GM vs No GM?

Here’s a genuine question for friends in the US.

I remember back in 2009 there were a lot of people – and I mean a LOT – crying foul about the US government’s bailout of General Motors. This week, the US government sold its final shareholding in the restructured GM, booking a total loss of $10billion on the bailout.

For that $10billion, you basically got to keep your national car industry. You got to keep the jobs (not just GM’s jobs, but most likely Chrysler’s and Ford’s, too), you’ve got the products, the investment and innovation that comes with the industry, retirees got to keep their pensions.

GM are now profitable and reputed to be offering the best products they’ve had in a long, long time.

Now go back to 2008 and imagine that George W Bush had given a flat-out “No” to GM. Imagine Barack Obama didn’t reverse it. Imagine GM gone, perhaps with a corpse bought out by a Chinese or German company. Imagine Ford maybe gone with it, thanks to the loss of suppliers that a dead GM would have led to. I’m not sure what would have happened to Chrysler in this scenario.

Imagine the depressed pockets of your country thanks to the loss of GM. Imagine the lost businesses that support communities around GM facilities.

Given that you now know what it cost, was it worth it to keep GM in business? What would you have done?

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We’re pondering a related issue in Australia because a GM statement from Detroit today announced that Holden will disappear as a manufacturer when they close their South Australian plant in Q4, 2017. The engine assembly plant in Melbourne will shut up shop a year earlier.

There are mixed feelings here in Australia about this. Many are saying that manufacturers have had too much government assistance. Others are saying that government assistance preserves jobs in an important industry and reaps a massive reward in investment from the companies concerned (up to $19 of spending for every $1 of government money contributed)

Holden sales have been declining for some time and despite the new VF Commodore winning very good reviews, Holden are way behind Toyota and only just fending off other companies for third on the sales tables. Holden failed to spot the trend away from the large RWD sedans that were Holden’s bread and butter.

Sound familiar? It’s like the US market and GM SUV’s all over again.

There are 3,000 jobs at Holden that will be directly affected by this decision, but a similar number at Toyota are now in jeopardy along with tens of thousands in supply and related industries. Toyota are now reviewing their position in the wake of Holden’s news.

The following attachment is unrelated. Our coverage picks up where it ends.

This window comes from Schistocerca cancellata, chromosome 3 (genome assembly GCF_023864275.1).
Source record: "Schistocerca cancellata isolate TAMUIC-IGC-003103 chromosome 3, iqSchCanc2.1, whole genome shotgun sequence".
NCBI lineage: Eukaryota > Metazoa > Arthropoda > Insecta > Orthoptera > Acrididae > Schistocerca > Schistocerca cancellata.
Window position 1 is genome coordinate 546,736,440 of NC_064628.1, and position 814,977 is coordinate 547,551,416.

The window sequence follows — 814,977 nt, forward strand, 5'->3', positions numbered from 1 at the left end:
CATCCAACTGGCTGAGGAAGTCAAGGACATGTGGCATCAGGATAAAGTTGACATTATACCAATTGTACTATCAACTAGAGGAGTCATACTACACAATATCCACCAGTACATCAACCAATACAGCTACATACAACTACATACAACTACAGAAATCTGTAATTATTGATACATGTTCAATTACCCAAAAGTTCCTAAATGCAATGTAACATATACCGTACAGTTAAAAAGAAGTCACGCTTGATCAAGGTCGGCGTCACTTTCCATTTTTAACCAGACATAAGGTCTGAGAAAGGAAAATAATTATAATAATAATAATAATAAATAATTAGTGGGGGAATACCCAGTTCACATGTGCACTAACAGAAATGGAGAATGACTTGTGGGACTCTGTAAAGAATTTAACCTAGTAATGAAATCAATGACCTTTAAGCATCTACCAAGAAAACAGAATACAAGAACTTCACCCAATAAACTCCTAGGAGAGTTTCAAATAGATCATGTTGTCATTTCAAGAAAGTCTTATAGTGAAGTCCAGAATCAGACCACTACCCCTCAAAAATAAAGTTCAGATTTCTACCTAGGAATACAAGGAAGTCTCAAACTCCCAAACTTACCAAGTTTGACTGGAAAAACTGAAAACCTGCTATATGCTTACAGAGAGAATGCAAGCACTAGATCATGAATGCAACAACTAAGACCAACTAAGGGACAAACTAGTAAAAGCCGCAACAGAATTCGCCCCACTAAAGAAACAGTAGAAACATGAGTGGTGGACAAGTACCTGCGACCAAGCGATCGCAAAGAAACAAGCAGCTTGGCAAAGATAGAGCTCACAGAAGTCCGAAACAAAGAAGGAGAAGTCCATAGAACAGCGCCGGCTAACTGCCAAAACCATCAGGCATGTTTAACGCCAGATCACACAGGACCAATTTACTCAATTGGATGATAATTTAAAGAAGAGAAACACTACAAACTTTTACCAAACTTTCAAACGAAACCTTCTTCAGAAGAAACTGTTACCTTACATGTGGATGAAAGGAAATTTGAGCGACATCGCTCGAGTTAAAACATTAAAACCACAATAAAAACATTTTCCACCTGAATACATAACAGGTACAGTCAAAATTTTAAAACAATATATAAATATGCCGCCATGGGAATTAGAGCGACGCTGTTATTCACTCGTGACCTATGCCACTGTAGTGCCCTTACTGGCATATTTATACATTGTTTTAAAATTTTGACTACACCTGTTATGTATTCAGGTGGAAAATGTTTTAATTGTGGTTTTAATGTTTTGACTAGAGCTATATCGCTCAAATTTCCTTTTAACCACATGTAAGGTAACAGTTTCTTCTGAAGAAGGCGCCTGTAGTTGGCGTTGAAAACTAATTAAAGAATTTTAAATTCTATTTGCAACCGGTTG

Our new conservative government has long said that it would provide no support for the car industry beyond what was already on the table. Nevertheless, they have been running a productivity assessment on the industry to gauge the support needed.

GM needed an answer on the government’s position by the end of this year. The government refused to speed up the assessment and committed to reporting in March 2014. Further to that, they re-stated their position that there would be no new money on the table for co-investment in the industry (which begs the question – why have the productivity commission at all if you’ve predetermined your policy outcome?).

Bottom line – the government knew what GM needed. Holden Chief, Mike Deveraux said today the GM felt they had enough information to make a decision. They decided to cut production in four years from now.

By the start of the next decade, it’s highly likely that Australia will no longer have an automotive manufacturing industry. Estimates are that 50,000 direct jobs will be cut and as many as 250,000 could be affected over all. Many of those will find new work (they can go and dredge the Great Barrier Reef, for instance) but a lot of communities will feel the pain for a long, long time.

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28 Comments

  1. Strong echoes between Australia and the UK twenty or thirty years ago. A perfect storm of poor government, poor management and poor union strategies. (Let it be known, I have no axe to grind with either group, just making observations).

    Many UK car companies were the victims of poor leadership in the industry, producing unreliable cars that were not what the public wanted, and unions that moved beyond safety and a fair wage/conditions, into unreasonable and/or unrealistic pay deals that hampered the ability of companies to make reliable cars and be profitable. The size of population in the UK though, meant that foreign companies moved in and invested. Although most UK car factories are overseas owned, at least cars are still being produced, with the attendant jobs and supply chain benefits. Jaguar/Land Rover (Indian owned) are one of the great success stories of the GFC in the UK.

    At the same time as UK companies (think Leyland etc) were going under, the Conservative government was busily cutting taxes, touting the move to a service economy and blowing the revenue from our North Sea Oil/Gas boom to do so, meaning the average punter felt pretty good and did not see the problem.